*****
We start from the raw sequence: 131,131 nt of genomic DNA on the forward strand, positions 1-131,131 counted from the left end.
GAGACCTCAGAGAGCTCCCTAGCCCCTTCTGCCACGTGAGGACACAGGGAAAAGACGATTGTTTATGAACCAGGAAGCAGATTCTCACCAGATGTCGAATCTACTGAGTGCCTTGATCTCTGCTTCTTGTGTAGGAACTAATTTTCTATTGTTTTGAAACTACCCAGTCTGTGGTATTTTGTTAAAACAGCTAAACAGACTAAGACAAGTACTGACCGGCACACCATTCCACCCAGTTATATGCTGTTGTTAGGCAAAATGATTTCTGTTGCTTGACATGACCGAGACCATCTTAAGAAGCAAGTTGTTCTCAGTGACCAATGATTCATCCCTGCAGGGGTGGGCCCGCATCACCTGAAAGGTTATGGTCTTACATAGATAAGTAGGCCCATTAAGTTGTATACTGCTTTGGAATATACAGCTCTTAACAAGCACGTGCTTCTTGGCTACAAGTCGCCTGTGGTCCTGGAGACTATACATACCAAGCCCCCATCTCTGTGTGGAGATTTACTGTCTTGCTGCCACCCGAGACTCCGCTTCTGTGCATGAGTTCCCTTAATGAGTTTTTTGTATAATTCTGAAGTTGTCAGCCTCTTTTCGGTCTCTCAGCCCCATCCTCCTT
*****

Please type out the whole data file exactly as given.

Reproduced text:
We start from the raw sequence: 131,131 nt of genomic DNA on the forward strand, positions 1-131,131 counted from the left end.
GAGACCTCAGAGAGCTCCCTAGCCCCTTCTGCCACGTGAGGACACAGGGAAAAGACGATTGTTTATGAACCAGGAAGCAGATTCTCACCAGATGTCGAATCTACTGAGTGCCTTGATCTCTGCTTCTTGTGTAGGAACTAATTTTCTATTGTTTTGAAACTACCCAGTCTGTGGTATTTTGTTAAAACAGCTAAACAGACTAAGACAAGTACTGACCGGCACACCATTCCACCCAGTTATATGCTGTTGTTAGGCAAAATGATTTCTGTTGCTTGACATGACCGAGACCATCTTAAGAAGCAAGTTGTTCTCAGTGACCAATGATTCATCCCTGCAGGGGTGGGCCCGCATCACCTGAAAGGTTATGGTCTTACATAGATAAGTAGGCCCATTAAGTTGTATACTGCTTTGGAATATACAGCTCTTAACAAGCACGTGCTTCTTGGCTACAAGTCGCCTGTGGTCCTGGAGACTATACATACCAAGCCCCCATCTCTGTGTGGAGATTTACTGTCTTGCTGCCACCCGAGACTCCGCTTCTGTGCATGAGTTCCCTTAATGAGTTTTTTGTATAATTCTGAAGTTGTCAGCCTCTTTTCGGTCTCTCAGCCCCATCCTCCTT